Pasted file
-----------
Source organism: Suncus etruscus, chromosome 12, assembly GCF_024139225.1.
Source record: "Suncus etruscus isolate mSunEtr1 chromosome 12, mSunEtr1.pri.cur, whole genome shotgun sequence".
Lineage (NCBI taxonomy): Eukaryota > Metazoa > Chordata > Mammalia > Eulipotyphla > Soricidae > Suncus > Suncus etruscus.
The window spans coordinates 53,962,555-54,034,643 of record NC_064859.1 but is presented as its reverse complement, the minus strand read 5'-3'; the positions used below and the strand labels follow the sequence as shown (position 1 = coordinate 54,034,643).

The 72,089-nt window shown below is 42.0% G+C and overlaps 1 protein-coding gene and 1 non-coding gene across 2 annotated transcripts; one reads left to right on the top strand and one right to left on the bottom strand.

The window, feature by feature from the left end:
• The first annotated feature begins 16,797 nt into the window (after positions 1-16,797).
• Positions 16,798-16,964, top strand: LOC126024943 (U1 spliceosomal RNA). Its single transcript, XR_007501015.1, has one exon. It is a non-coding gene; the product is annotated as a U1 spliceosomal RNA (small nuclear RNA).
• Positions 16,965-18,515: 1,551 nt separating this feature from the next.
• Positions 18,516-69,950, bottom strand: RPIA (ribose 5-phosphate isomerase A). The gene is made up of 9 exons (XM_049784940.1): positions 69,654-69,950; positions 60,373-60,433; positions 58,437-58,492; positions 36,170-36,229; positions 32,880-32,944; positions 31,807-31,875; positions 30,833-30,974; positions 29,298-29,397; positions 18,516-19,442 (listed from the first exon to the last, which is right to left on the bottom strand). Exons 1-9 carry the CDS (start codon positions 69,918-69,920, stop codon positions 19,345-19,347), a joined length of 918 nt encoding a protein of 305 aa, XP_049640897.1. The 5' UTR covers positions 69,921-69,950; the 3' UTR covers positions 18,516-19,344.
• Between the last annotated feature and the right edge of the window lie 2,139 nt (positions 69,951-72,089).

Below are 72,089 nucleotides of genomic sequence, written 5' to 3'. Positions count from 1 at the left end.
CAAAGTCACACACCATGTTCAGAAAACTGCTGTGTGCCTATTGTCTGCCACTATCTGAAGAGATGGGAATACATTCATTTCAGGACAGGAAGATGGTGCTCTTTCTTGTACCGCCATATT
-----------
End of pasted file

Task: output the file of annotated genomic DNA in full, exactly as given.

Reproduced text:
Source organism: Suncus etruscus, chromosome 12, assembly GCF_024139225.1.
Source record: "Suncus etruscus isolate mSunEtr1 chromosome 12, mSunEtr1.pri.cur, whole genome shotgun sequence".
Lineage (NCBI taxonomy): Eukaryota > Metazoa > Chordata > Mammalia > Eulipotyphla > Soricidae > Suncus > Suncus etruscus.
The window spans coordinates 53,962,555-54,034,643 of record NC_064859.1 but is presented as its reverse complement, the minus strand read 5'-3'; the positions used below and the strand labels follow the sequence as shown (position 1 = coordinate 54,034,643).

The 72,089-nt window shown below is 42.0% G+C and overlaps 1 protein-coding gene and 1 non-coding gene across 2 annotated transcripts; one reads left to right on the top strand and one right to left on the bottom strand.

The window, feature by feature from the left end:
• The first annotated feature begins 16,797 nt into the window (after positions 1-16,797).
• Positions 16,798-16,964, top strand: LOC126024943 (U1 spliceosomal RNA). Its single transcript, XR_007501015.1, has one exon. It is a non-coding gene; the product is annotated as a U1 spliceosomal RNA (small nuclear RNA).
• Positions 16,965-18,515: 1,551 nt separating this feature from the next.
• Positions 18,516-69,950, bottom strand: RPIA (ribose 5-phosphate isomerase A). The gene is made up of 9 exons (XM_049784940.1): positions 69,654-69,950; positions 60,373-60,433; positions 58,437-58,492; positions 36,170-36,229; positions 32,880-32,944; positions 31,807-31,875; positions 30,833-30,974; positions 29,298-29,397; positions 18,516-19,442 (listed from the first exon to the last, which is right to left on the bottom strand). Exons 1-9 carry the CDS (start codon positions 69,918-69,920, stop codon positions 19,345-19,347), a joined length of 918 nt encoding a protein of 305 aa, XP_049640897.1. The 5' UTR covers positions 69,921-69,950; the 3' UTR covers positions 18,516-19,344.
• Between the last annotated feature and the right edge of the window lie 2,139 nt (positions 69,951-72,089).

Below are 72,089 nucleotides of genomic sequence, written 5' to 3'. Positions count from 1 at the left end.
CAAAGTCACACACCATGTTCAGAAAACTGCTGTGTGCCTATTGTCTGCCACTATCTGAAGAGATGGGAATACATTCATTTCAGGACAGGAAGATGGTGCTCTTTCTTGTACCGCCATATT